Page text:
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Amitabh Bachchan as the Other in ‘Main Azaad Hoon’

Amitabh Bachchan, the octogenarian icon of Bollywood is a living legend. At 81, the veteran actor is busier than ever. He is working on a
Amitabh Bachchan birthday Main Azaad Hoon
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Amitabh Bachchan, the octogenarian icon of Bollywood is a living legend. At 81, the veteran actor is busier than ever. He is working on a string of upcoming projects and shows no sign of slowing down. On his 81st birthday, we present an excerpt from a soon to be released book ‘Redefining Amitabh Bachchan- The Other’ by renowned film critic Shoma A. Chatterji. 

The title of the film Main Azaad Hoon carries several meanings– literal, metaphorical, individual, collective, and even ideological. Azaad in English means “freedom.” The literal meaning lies in the assumed name of the hero – Azaad. It is an assumed name because no one gets to know what his real name is. Azaad means “freedom”. In the last video recording, this Azaad says – “Azaad is a concept and in this sense, everyone is azaad” and pointing his finger at different members of his huge audience, he states “you are azaad, you are azaad, and you are azaad.” He adds that “azaad” or ‘freedom’ is a spirit, the spirit of freedom everyone has in his/her mind and if the powers-that-be try to curb or control or destroy this freedom with its political and financial powers, then, it is incumbent upon the person to rise against that ‘control’ or ‘suppression’ or ‘repression’ and fight to retain or rescue his freedom in whatever way he thinks fit.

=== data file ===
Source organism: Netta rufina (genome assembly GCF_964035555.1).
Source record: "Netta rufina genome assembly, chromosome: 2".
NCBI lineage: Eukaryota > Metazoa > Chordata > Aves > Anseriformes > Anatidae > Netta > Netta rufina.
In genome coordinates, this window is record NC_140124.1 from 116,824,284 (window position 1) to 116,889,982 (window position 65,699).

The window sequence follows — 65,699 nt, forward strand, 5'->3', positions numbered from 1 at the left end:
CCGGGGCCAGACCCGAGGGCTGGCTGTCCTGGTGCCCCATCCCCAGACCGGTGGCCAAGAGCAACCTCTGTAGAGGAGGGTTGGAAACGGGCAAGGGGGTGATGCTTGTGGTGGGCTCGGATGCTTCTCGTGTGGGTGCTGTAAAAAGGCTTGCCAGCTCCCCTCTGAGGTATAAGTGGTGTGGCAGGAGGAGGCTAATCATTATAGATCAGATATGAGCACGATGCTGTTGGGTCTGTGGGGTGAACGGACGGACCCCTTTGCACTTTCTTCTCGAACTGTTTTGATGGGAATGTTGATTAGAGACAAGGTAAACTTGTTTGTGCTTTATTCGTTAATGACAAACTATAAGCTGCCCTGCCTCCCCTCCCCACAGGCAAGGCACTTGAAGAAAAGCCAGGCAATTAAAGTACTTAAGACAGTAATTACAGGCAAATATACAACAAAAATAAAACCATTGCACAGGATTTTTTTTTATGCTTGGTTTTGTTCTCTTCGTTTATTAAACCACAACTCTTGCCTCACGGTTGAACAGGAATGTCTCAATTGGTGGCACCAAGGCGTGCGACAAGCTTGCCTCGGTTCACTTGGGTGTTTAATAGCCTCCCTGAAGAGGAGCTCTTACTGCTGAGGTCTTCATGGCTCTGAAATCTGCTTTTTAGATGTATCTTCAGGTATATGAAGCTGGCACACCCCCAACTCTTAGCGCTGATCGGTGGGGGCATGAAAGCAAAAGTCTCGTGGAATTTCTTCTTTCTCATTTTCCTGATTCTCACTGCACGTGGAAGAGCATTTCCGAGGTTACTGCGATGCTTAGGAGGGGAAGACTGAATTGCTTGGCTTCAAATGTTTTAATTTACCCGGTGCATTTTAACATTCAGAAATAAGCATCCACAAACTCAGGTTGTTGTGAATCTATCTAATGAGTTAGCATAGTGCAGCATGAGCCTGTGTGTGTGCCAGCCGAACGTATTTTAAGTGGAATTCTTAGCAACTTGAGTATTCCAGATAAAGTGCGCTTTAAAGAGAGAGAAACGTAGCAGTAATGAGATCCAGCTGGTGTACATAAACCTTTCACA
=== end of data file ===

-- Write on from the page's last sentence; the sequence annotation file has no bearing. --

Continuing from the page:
In no film except Coolie, has the Bachchan screen persona played such a continuous ‘leader’ role among an entire mass of the proletariat as he did in the film Main Azaad Hoon. Even in Deewar, where he became a rebel fighting for exploited porters in the shipping dock he works in, he stood alone most of the time and was not really seen as ‘leading’ an entire group. Therefore, with his impressive and self-imposing physical screen presence which makes him stand out within the screen frame in a major slice of the film, he proves that his screen persona is not confined just to the “angry young man” image.

In 1989, Bachchan was not at all ‘young’ and he was an honest, frank-speaking, moderately educated, unsophisticated man sometimes acting out of anger but not always. This marks out his “Otherness” as the protagonist who functions constantly under the assumed name Azaad over which the audience or even the masses within the film have no choice including Azaad himself. 

In most of the scenes, he is seen moving along with the mixed crowd of young college boys and girls, men and women workers at DCJ sugar factory, farmers of sugar farms from neighboring villages, at the newly set up school in a shed near the sugar factory, in the long march of the masses for donations in the form of foodgrains and vegetables when the sugar factory is locked down and the neighbourhoods drop food grains and vegetables from above into huge vessels the protestors carry along the march singing the song Azaad taught them as he leads the march all the way.